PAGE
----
*1335 We distinguish Ford from the present case. In Ford there was no lease executed contemporaneously with the transfer instrument. Here, the oil, gas and mineral lease is pertinent to the intention of the parties. In Ford the circumstances surrounding the grantors and information as to who prepared the instrument are not indicated, while here, it is undisputed that the grantors were illiterate and unlearned and could not have prepared it. If the present R-101 instrument was intended to be a conveyance of minerals, the intent provision typed therein would become useless because the grantee would own all royalty by reason of owning the minerals. Furthermore, there would have been no reason to obtain and record the oil, gas and mineral lease since a mineral conveyance would vest the executive rights in Rowell.

In discussing the rules for construction of deeds or contracts, this Court said in Sumter Lumber Co. v. Skipper, 183 Miss. 595, 184 So. 296 (1938):

"The rules for the construction of deeds or contracts are designed to ascertain and follow the actual or probable intention of the parties, and are: When the language of the deed or contract is clear, definite, explicit, harmonious in all its provisions, and free from ambiguity throughout, the court looks solely to the language used in the instrument itself, and will give effect to each and all its parts as written. When, however, the language falls short of the qualities above mentioned and resort must be had to extrinsic aid, the court will look to the subject matter embraced therein, to the particular situation of the parties who made the instrument, and to the general situation touching the subject matter, that is to say, to all the conditions surrounding the parties at the time of the execution of the instrument, and to what, as may be fairly assumed, they had in contemplation in respect to all such said surrounding conditions, giving weight also to the future developments thereinabout which were reasonably to be anticipated or expected by them; and when the parties have for some time proceeded with or under the deed or contract, a large measure, and sometimes a controlling measure, of regard will be given to the practical construction which the parties themselves have given it, this on the common sense proposition that actions generally speak even louder than words." 183 Miss. at 608-609, 184 So. at 298-299.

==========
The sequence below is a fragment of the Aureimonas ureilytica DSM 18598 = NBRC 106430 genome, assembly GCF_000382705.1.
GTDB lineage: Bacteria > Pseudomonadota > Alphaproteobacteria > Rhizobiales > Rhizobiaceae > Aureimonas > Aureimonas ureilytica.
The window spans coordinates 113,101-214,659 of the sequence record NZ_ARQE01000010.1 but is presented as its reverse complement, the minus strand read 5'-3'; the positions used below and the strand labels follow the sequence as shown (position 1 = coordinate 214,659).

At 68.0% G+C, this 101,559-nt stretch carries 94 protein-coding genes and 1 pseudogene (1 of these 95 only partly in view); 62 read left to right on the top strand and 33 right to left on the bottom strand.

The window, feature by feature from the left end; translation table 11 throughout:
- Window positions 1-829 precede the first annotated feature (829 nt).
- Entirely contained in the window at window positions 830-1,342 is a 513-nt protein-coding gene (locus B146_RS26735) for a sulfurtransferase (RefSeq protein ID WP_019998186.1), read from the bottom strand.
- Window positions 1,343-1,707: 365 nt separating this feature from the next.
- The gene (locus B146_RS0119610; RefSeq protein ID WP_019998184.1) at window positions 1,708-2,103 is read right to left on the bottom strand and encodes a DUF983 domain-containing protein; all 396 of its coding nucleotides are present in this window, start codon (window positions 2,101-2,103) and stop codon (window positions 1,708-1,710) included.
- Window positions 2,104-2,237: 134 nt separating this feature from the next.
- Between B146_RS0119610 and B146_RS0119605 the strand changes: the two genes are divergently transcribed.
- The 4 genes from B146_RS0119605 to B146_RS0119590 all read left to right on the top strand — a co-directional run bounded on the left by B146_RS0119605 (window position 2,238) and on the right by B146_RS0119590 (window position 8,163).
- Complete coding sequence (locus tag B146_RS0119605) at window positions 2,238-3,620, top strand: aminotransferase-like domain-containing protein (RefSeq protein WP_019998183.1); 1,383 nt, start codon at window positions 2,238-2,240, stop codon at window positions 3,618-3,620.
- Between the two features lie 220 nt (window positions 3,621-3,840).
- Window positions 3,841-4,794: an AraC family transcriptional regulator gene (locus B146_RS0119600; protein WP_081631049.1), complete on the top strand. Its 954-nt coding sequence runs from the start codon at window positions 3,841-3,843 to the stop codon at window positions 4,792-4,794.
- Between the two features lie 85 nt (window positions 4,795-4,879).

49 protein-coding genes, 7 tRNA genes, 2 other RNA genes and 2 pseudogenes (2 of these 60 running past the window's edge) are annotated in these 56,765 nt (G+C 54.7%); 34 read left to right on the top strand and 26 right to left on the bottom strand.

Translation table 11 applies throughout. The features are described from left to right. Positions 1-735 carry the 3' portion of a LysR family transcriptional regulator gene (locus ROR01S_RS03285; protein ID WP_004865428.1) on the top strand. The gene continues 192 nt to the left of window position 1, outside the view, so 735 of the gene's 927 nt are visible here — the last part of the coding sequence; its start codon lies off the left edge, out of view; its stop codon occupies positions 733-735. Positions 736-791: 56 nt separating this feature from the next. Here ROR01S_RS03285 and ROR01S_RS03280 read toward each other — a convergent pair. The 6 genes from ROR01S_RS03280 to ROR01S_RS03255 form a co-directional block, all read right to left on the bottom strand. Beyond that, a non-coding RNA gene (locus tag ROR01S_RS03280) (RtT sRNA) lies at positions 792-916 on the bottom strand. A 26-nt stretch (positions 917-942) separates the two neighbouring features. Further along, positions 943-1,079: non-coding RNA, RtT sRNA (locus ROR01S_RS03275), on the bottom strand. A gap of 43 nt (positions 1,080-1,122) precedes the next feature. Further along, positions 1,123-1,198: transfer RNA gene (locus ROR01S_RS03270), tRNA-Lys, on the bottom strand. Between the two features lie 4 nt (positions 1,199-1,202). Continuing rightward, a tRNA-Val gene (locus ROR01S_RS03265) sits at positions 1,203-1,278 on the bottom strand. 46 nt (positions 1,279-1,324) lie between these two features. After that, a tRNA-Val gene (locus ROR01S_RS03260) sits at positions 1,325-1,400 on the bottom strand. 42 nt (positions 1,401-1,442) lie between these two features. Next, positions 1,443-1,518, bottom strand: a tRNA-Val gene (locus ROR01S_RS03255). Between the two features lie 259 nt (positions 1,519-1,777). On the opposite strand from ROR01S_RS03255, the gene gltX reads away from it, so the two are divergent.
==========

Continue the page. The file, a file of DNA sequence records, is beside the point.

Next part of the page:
See also Richardson v. Moore, 198 Miss. 741, 22 So. 2d 494 (1945).

In Shepard v. John Hancock Mutual Life Ins. Co., 189 Kan. 125, 368 P.2d 19 (1962), the Supreme Court of Kansas was confronted with the problem of whether or not a certain instrument should be construed to be a royalty transfer or a mineral deed. The Court held that a contemporaneously executed mortgage may be considered for its evidentiary value in determining the intent of the parties and said:

"The clarity of the intent of the parties that the defendant reserved an interest in minerals in place is enhanced by the recital in the mortgage executed by the plaintiffs on March 29, 1943. It is well settled that where two or more instruments are executed by the same parties contemporaneously or at different times in the course of the same transaction, and concern the same subject matter, they will be read and construed together so far as determining the respective interests of the parties, although they do not in terms refer to each other (MacLorinan v. Finley, 124 Kan. 637, 640, 261 P. 587; Skinner v. Skinner, 126 Kan. 601, 270 P. 594; Steele v. Nelson, 139 Kan. 559, 32 P.2d 253; Setchell v. Reed, 153 Kan. 818, 820, 113 P.2d 1050; 17 C.J.S. Contracts § 298, p. 714). While the special warranty deed was executed and delivered to plaintiffs on July 1, 1942, it was not recorded until April 28, 1943, the date the mortgage was recorded, and under the foregoing rule, the recital in the mortgage which defined the interest reserved by the defendant as an `undivided one-fourth nonparticipating mineral interest,' may be considered for its evidentiary value in determining the intention of the parties." 189 Kan. at 134, 368 P.2d at 26.

*1336 See also Doe v. Bernard, 15 Miss. (7 Sm. & M.) 319 (1846).

Although the terms of a contract generally are construed more strongly against the grantor or maker when they are vague and ambiguous, it is also an established principle of law that such terms are construed more strongly against the party preparing the instrument. In 2 Summers, Oil & Gas § 372, at 487-491 (1959), the rule is stated as follows:

"Another commonly applied rule of construction of written instruments, which is not peculiar to oil and gas leases, is that where there is uncertainty or ambiguity as to the intent or meaning of the writing it will be construed against the party preparing the instrument."

In Stampley v. Gilbert, 332 So. 2d 61 (Miss. 1976), this Court stated:

"There is also the universal rule of construction that when the terms of a contract are vague or ambiguous, they are always construed more strongly against the party preparing it." 332 So. 2d at 63.